EJToday: Top Headlines
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"Two weeks after the bankruptcy of a solar company that got $527 million in government loans, the House Energy and Commerce Committee will hold a hearing on Wednesday to explore what went wrong."
Hundreds of anti-fracking protestors rallied outside a Marcellus Shale industry conference in Philadelphia. Aubrey McClendon, the chief executive of Chesapeake Energy Co., called people concerned about the safety of their families' drinking water "extremists," even as an industry-friendly report noted that fracking could be costly to communities.
"BP Plc is looking to ramp up activity in the Gulf of Mexico in the coming months and is applying for new well permits there this quarter, an executive said on Tuesday, as the firm looks to move on from a huge oil spill last year."
"So far 2011 has been a good year f0or wind energy projects. Installations in the first six months of 2011 were almost double what they were in the comparable period in 2010 in terms of total megawatts (2,151 versus 1,250), according to the American Wind Energy Association. But a bipartisan coalition of 24 state governors, fretting that the industry could lose momentum, has already begun lobbying the Obama administration to improve business conditions for wind energy developers."
"When you think about Green Energy and its jobs, Albany, N.Y., probably wouldn't be the first city that pops into your head. But according to a report, the upstate New York region has the highest concentration of green jobs in the country. Another surprising area in the top 10: Cleveland and northeast Ohio.
Inside a factory in Willoughby, Ohio, Ashlawn Energy is teaming with a local utility and other partners to design and build flow batteries, which, when fully assembled, will be as big as a house."
"Protesters hope to persuade President Obama not to approve the controversial Keystone XL oil pipeline that would run from Canada to Texas. But the State Department already says its safe, and supporters point to thousands of new jobs."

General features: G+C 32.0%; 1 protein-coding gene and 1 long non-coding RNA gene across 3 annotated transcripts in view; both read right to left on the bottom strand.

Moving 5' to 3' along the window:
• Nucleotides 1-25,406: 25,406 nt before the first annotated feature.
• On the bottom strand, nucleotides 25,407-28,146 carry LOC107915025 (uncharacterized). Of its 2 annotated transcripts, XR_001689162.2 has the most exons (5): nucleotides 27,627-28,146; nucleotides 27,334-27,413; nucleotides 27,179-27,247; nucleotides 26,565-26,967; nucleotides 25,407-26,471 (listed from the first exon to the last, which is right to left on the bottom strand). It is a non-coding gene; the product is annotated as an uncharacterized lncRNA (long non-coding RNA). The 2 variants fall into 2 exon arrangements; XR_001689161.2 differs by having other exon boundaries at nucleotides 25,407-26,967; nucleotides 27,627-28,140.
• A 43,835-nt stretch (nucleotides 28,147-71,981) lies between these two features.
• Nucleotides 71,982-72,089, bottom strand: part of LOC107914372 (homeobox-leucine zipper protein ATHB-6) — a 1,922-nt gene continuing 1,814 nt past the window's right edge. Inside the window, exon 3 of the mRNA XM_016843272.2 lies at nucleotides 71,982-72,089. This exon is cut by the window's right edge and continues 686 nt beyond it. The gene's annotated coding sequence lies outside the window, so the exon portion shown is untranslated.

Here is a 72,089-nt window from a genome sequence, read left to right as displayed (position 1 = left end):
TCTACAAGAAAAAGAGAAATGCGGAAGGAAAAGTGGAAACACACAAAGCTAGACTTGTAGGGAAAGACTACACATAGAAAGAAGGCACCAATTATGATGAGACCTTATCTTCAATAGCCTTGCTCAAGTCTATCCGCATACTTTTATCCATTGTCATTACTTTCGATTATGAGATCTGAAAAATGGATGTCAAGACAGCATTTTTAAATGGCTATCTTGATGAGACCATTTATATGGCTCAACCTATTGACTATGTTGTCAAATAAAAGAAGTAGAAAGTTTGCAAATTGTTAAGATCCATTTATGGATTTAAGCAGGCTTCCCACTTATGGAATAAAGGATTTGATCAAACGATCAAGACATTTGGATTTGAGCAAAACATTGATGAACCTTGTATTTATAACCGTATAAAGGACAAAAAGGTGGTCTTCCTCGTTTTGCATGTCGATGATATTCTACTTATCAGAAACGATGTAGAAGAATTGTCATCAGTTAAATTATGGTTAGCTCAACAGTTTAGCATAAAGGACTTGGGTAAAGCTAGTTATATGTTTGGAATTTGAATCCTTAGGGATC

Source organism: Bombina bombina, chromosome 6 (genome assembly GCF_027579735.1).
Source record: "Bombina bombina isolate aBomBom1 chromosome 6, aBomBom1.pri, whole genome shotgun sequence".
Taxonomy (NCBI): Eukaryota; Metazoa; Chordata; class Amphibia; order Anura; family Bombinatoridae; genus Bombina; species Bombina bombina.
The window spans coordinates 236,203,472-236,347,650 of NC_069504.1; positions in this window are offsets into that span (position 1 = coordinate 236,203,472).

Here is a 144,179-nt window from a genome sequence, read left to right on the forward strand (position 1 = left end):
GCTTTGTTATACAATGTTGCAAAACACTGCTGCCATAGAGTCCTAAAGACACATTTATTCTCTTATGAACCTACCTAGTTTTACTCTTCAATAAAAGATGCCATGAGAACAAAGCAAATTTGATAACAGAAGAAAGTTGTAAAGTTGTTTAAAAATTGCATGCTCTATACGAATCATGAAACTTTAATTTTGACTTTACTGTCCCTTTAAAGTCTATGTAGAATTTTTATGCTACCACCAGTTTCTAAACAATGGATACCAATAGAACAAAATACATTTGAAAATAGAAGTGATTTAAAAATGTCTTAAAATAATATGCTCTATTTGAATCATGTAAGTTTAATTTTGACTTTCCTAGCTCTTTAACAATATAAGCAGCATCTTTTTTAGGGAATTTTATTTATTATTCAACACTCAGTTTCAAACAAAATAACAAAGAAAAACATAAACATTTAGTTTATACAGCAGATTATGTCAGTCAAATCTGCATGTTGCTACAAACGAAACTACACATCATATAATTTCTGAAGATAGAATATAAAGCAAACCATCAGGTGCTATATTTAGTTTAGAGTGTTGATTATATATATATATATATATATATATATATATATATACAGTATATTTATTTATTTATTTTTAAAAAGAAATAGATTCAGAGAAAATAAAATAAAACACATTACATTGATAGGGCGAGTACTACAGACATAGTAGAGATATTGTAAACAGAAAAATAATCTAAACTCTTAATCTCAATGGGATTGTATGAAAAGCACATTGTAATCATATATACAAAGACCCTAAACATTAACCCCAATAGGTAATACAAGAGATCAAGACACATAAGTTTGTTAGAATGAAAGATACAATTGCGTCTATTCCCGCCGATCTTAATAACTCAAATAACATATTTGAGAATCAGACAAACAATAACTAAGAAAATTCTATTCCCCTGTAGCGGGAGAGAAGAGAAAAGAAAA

"HONG KONG — The bankruptcies of three American solar power companies in the last month, including Solyndra of California on Wednesday, have left China’s industry with a dominant sales position — almost three-fifths of the world’s production capacity — and rapidly declining costs."
"The Fremont, Calif., company, which had received a $535-million Energy Department loan guarantee and hosted a tour by President Obama, plans to seek bankruptcy protection."
"In late July, the Blackhawk School District, 40 miles northwest of Pittsburgh, joined a handful of other school districts in Pennsylvania looking to cash in on the state’s natural gas boom."
"MOSCOW — Exxon Mobil won a coveted prize in the global petroleum industry Tuesday with an agreement to explore for oil in a Russian portion of the Arctic Ocean that is being opened for drilling even as Alaskan waters remain mostly off limits.
The agreement seemed to supersede a similar but failed deal that Russia's state oil company, Rosneft, reached with the British oil giant BP this year — with a few striking differences.
"Alexandria's controversial coal-burning power plant, once considered one of the largest single sources of air pollution in the Washington area, will probably close by October 2012, its owner and the city announced Tuesday.
The surprise announcement culminates a 12-year battle to close the six-decade-old Potomac River plant, which local activists and environmentalists blame for causing or contributing to dozens of cases of serious illness each year.
"The State Department gave a crucial green light on Friday to a proposed 1,711-mile pipeline that would carry heavy oil from oil sands in Canada across the Great Plains to terminals in Oklahoma and the Gulf Coast."
"WASHINGTON — Federal geologists published new estimates this week for the amount of natural gas that exists in a giant rock formation known as the Marcellus Shale, which stretches from New York to Virginia.
The shale formation has about 84 trillion cubic feet of undiscovered, technically recoverable natural gas, according to the report from the United States Geological Survey. This is drastically lower than the 410 trillion cubic feet that was published earlier this year by the federal Energy Information Administration.
"Lax trade restrictions and high sugar prices should allow the United States to overtake Brazil in ethanol exports during the second half of 2011, the U.S. Energy Information Administration said on Wednesday.
During the first five months of 2011 U.S. ethanol exports more than doubled from the same period last year, the EIA said.